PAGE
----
Across America, increases in the use of heroin and methamphetamine have been accompanied by a rise in heroin and meth arrests for distribution. In fact, drug trafficking is rising at such a rate that police face daunting challenges, including confusing distribution patterns for heroin.
Suppliers reportedly are using numerous drug “mules” (individual carriers) to transport heroin, so the arrest of one doesn’t halt drug-selling operations. Indeed, vast networks of addicts are being used by major dealers to distribute their supply. Thus, arrests for distribution often involve low-level sellers of the drug, rather than one big individual distributor.
National Drug Arrest Rate Rising
The national drug arrest rate has risen dramatically in recent years. Heroin seizures throughout America rose 80 percent from 2011-2015.
According to a National Heroin Threat Assessment issued by the DEA (Drug Enforcement Administration), the heroin threat has risen since 2007, with heroin now available in larger quantities and used by a larger number of people.
Increased use inevitably involves increased arrests:
- In Virginia, roadside drug arrests rose from 3,163 in 2014 to 3,354 in 2015.
- In Maryland, roadside arrests for illegal drugs increased from 1,752 in 2015 to 1,971 in 2016.
- In the Washington, D.C. area, Virginia and Maryland police said drug seizures have seen a major rise.
Texas Meth, Heroin Arrests
In East Texas, meth remains the dominant drug for arrests for possession and distribution, though heroin has some trafficking.
- In the Longview area recently, three persons were arrested and indicted in federal court in connection with a meth and heroin drug-trafficking operation to distribute the drugs in East and North Texas.
- In February, a Gladewater man was arrested by a Texas Department of Public Safety trooper after a traffic stop and charged with manufacture or delivery of a controlled substance between 4 and 200 grams, that substance being heroin.
- In the Houston area of Fort Bend County last fall, seven persons were arrested in near Pecan Grove after authorities had conducted undercover operations into illegal sale and distribution of heroin, meth and other drugs.
- In Dallas last summer, 19 persons were arrested and charged in a felony indictment in connection with a meth distribution conspiracy operating out of the Balch Springs, Seagoville and Pleasant Grove areas in Dallas County. The drug trafficking arrests were made by officers of the DPS and Dallas Police. They confiscated 2.5 grams of heroin and 6,700 grams of meth, among other drugs. Those arrested were indicted by the U.S. Attorney for the Northern District of Texas.
- In the Austin area last summer, nine persons were arrested for conspiring to distribute heroin after an 11-month investigation by the DEA, DPS, Travis County Sheriff’s Office, Austin Police and Bastrop County Sheriff’s Office. If convicted, the nine persons face sentences of 10 years to life in federal prison.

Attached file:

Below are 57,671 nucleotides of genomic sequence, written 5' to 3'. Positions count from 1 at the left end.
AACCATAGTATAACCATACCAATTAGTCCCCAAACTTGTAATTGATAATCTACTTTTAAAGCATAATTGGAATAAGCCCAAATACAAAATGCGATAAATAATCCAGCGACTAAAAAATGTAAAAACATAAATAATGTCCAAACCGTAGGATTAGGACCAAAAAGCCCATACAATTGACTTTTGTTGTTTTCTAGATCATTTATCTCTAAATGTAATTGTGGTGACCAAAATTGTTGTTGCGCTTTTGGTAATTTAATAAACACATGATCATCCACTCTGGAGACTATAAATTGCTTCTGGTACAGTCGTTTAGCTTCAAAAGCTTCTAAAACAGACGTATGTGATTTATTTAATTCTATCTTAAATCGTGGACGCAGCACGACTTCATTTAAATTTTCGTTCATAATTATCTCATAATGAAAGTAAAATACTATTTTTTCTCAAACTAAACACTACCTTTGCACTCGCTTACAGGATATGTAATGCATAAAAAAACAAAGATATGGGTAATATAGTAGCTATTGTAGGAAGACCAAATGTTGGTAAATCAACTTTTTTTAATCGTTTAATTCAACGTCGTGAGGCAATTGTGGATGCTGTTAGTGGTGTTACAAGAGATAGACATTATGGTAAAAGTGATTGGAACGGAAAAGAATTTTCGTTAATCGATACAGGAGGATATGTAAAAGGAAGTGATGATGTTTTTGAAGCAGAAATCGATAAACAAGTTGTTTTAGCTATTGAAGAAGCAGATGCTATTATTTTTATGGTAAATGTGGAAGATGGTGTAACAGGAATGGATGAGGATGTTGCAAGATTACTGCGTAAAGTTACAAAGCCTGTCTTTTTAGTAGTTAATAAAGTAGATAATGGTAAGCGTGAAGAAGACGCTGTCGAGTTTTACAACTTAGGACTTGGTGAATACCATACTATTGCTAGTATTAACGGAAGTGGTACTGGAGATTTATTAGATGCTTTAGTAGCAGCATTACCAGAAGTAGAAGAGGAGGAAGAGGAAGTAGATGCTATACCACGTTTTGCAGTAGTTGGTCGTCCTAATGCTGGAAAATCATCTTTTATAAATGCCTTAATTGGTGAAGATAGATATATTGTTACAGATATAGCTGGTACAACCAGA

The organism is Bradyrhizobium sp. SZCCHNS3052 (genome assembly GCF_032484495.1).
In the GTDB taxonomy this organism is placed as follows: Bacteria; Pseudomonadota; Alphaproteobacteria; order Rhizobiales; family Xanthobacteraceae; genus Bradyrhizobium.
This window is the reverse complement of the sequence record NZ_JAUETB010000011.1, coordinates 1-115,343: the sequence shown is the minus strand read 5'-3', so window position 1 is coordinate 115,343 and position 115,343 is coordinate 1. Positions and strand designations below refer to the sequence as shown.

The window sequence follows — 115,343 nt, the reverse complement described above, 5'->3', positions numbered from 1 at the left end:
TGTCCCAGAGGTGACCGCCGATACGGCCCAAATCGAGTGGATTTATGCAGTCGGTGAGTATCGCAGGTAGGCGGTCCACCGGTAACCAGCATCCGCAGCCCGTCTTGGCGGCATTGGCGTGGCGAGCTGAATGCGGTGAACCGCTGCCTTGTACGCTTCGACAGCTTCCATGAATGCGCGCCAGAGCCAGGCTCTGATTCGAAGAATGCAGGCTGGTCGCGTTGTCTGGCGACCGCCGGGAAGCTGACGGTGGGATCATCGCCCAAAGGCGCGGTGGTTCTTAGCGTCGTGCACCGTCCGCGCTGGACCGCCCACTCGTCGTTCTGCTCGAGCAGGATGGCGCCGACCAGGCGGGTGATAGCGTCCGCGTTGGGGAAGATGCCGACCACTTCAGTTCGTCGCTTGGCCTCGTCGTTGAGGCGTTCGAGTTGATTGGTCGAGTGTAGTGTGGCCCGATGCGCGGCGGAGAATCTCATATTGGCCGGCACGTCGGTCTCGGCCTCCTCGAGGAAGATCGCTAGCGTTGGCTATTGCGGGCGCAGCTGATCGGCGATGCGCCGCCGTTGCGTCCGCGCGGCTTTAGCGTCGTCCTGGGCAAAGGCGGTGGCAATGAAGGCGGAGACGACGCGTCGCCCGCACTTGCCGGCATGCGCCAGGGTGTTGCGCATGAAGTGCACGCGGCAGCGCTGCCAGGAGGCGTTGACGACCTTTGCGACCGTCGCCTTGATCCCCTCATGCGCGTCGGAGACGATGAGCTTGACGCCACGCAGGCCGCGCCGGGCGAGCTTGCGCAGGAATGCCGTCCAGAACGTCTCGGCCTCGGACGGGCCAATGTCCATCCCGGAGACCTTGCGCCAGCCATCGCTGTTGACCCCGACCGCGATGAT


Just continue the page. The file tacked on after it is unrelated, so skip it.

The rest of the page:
- Shortly before that, the DPS arrested 15 persons following an eight-month investigation into an operation to distribute meth in Austin.
- Last fall, five Houston-area residents were indicted by a federal grand jury for conspiracy to possess with intent to distribute and possession with intent to distribute meth. They were allegedly part of large-scale meth ring in Pinehurst and Tomball.
- Earlier this year in the Houston area, nine persons were arrested in a drug raid at a Northwest Harris County house which revealed meth in amounts “consistent with distribution,” authorities said.
Distribution of meth and possession with intent to distribute meth bring a maximum statutory penalty of 20 years in federal prison and a fine of $1,000,000.
Males, Hispanics Dominate Trafficking Arrests
According to the Recovery Village, which provides addiction treatments, 24 percent of drug trafficking offenses in a recent year were for meth, while 9.8 percent were for heroin.
More than 85 percent of arrested drug traffickers were male. Almost half (47.9 percent) were Hispanic, 26.7 percent were black and 22.3 percent were white. Just under half (49.5 percent) had no prior criminal history.
More than 96 percent of those arrested went to prison, serving an average sentence of six years.
Two of the five top districts sentencing drug trafficking offenders were the Western and Southern Districts of Texas.
Video courtesy of Recovery Village.
About the Neal Davis Law Firm
Persons facing drug charges can discuss their case with Houston drug charge defense attorney Neal Davis. For over 20 years, Neal has represented hundreds of individuals charged with state and federal drug offenses, from marijuana to cocaine and methamphetamine to synthetic drug cases. Contact the Neal Davis Law Firm today for a consultation.